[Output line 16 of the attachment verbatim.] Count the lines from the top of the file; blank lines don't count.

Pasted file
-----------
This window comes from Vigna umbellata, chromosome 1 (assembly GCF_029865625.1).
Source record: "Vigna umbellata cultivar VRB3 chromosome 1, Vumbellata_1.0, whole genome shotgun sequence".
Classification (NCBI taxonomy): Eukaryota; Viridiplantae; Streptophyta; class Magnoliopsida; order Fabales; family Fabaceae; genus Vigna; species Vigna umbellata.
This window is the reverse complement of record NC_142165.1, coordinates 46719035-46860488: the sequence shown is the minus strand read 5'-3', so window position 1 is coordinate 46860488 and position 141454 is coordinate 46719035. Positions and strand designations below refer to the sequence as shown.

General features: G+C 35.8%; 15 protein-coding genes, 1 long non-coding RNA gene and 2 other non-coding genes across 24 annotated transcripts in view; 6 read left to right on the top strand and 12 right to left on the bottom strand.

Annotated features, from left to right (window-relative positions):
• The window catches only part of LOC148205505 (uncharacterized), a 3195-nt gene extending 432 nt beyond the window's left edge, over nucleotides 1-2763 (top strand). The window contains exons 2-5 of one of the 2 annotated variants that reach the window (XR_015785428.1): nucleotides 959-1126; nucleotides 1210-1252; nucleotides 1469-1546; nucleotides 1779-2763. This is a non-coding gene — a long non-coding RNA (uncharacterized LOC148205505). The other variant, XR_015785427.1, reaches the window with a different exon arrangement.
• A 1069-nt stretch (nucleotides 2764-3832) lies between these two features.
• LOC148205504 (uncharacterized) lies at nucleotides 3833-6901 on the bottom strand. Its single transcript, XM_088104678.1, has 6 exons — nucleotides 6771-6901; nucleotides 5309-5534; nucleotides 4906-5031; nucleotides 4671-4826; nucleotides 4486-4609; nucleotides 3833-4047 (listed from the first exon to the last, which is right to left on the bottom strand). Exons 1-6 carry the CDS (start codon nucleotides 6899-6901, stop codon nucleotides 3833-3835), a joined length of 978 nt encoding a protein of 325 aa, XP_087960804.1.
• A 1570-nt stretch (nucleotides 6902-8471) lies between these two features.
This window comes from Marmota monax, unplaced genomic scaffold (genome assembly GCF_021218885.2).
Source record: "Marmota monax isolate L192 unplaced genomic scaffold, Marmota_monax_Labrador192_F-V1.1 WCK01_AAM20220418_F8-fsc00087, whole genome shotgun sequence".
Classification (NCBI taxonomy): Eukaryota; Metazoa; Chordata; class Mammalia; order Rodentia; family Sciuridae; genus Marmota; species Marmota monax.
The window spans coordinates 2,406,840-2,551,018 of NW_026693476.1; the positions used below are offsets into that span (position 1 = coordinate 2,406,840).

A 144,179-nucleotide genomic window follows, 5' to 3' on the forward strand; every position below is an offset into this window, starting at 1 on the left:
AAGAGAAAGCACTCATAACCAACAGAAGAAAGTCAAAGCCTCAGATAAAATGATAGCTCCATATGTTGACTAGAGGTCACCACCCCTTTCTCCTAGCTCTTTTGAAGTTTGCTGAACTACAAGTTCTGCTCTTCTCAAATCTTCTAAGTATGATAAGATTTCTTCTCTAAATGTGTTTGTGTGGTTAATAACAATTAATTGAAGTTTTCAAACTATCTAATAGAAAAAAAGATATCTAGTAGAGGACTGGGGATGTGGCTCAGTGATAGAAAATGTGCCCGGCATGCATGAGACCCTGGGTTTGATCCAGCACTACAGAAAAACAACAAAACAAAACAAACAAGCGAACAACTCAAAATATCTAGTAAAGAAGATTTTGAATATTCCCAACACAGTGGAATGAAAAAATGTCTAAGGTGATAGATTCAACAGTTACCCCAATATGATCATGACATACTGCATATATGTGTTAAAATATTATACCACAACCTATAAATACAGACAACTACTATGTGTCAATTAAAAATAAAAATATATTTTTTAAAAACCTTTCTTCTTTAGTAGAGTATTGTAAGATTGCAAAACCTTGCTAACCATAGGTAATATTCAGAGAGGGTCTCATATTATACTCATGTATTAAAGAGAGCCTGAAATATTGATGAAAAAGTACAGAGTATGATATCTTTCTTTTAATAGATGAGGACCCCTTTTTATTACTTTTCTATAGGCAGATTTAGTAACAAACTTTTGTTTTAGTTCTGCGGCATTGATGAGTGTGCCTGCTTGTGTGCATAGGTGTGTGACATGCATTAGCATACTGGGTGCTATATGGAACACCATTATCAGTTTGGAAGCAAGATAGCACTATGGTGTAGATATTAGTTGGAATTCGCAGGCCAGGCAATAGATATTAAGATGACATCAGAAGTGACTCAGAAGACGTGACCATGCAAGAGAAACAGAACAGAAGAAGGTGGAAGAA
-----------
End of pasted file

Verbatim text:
AAGAGAAAGCACTCATAACCAACAGAAGAAAGTCAAAGCCTCAGATAAAATGATAGCTCCATATGTTGACTAGAGGTCACCACCCCTTTCTCCTAGCTCTTTTGAAGTTTGCTGAACTACAAGTTCTGCTCTTCTCAAATCTTCTAAGTATGATAAGATTTCTTCTCTAAATGTGTTTGTGTGGTTAATAACAATTAATTGAAGTTTTCAAACTATCTAATAGAAAAAAAGATATCTAGTAGAGGACTGGGGATGTGGCTCAGTGATAGAAAATGTGCCCGGCATGCATGAGACCCTGGGTTTGATCCAGCACTACAGAAAAACAACAAAACAAAACAAACAAGCGAACAACTCAAAATATCTAGTAAAGAAGATTTTGAATATTCCCAACACAGTGGAATGAAAAAATGTCTAAGGTGATAGATTCAACAGTTACCCCAATATGATCATGACATACTGCATATATGTGTTAAAATATTATACCACAACCTATAAATACAGACAACTACTATGTGTCAATTAAAAATAAAAATATATTTTTTAAAAACCTTTCTTCTTTAGTAGAGTATTGTAAGATTGCAAAACCTTGCTAACCATAGGTAATATTCAGAGAGGGTCTCATATTATACTCATGTATTAAAGAGAGCCTGAAATATTGATGAAAAAGTACAGAGTATGATATCTTTCTTTTAATAGATGAGGACCCCTTTTTATTACTTTTCTATAGGCAGATTTAGTAACAAACTTTTGTTTTAGTTCTGCGGCATTGATGAGTGTGCCTGCTTGTGTGCATAGGTGTGTGACATGCATTAGCATACTGGGTGCTATATGGAACACCATTATCAGTTTGGAAGCAAGATAGCACTATGGTGTAGATATTAGTTGGAATTCGCAGGCCAGGCAATAGATATTAAGATGACATCAGAAGTGACTCAGAAGACGTGACCATGCAAGAGAAACAGAACAGAAGAAGGTGGAAGAA